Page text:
Great Smoky Mountains Natl. Park — From peaks to valleys, the Great Smoky Mountains National Park has dozens of waterfalls and cascades flowing through its foggy trails.
Some visitors flock to popular vistas like Grotto Falls while others seek out lesser-known treks like Spruce Flats Falls.
Among all of these, Laurel Falls stands as one of the most popular waterfall hikes in the park.
At roughly 2.5 miles round trip on a well-marked trail, Laurel Falls Trail is rated as an easy difficulty.
Though the hike is on the shorter side without much elevation gain, it is not fully paved, and there are some short, steep sections with some drop-offs along the way. Watch your footing and wear sturdy shoes.
The national park asks people not to climb on the rocks around the falls or along riverbanks as they are slippery from mist and algae. According to its website, people have fallen to their deaths or suffered serious injuries from climbing on these rocks.
Parking around this trail is limited. As one of the most popular destinations in the park, in 2021, the Great Smoky Mountains introduced efforts to eliminate roadside parking at the trailhead by putting up temporary barriers along the road and restricting parking to the designated lots to make the roadway safer and protect nearby habitats from damage.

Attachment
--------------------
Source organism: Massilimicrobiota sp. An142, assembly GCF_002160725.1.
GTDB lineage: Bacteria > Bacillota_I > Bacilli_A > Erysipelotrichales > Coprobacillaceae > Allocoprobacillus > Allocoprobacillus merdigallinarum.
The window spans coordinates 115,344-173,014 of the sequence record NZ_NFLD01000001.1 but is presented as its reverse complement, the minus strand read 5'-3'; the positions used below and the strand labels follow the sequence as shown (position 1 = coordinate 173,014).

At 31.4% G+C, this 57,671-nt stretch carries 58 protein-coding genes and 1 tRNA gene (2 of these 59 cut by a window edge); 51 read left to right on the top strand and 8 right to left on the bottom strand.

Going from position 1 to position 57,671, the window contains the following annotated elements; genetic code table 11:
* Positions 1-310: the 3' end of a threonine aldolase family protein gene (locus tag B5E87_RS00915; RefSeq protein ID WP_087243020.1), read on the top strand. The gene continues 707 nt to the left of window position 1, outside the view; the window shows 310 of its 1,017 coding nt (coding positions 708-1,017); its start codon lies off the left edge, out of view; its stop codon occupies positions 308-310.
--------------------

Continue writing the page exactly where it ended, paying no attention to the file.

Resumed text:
These continued into 2022 for the summer season and will run through Sunday, Oct. 30, 2022. More information about its Laurel Falls Trail Management Plan is available online.
In short, this is a very popular area so it's recommended to get there early or have a backup plan.
What to expect on the trail:
Some tips before you visit:
- Let someone know where you plan to hike, when you plan to be back, what clothes you are wearing and what your car looks like.
- Wear sunscreen and bug spray.
- Pack plenty of water and snacks.
- Take a light source with you (preferably not your phone). The park said the number one reason people have to get rescued in the park is not bringing a light.
- Keep an eye on the weather.
- Pets are not allowed on the trail.
- Be courteous to other park visitors.
- Leave the plants and wildlife alone.
- Have a backup plan if the trail is closed or too busy.
- Check on road closures at twitter.com/smokiesroadsnps.
- Make sure to have a parking tag.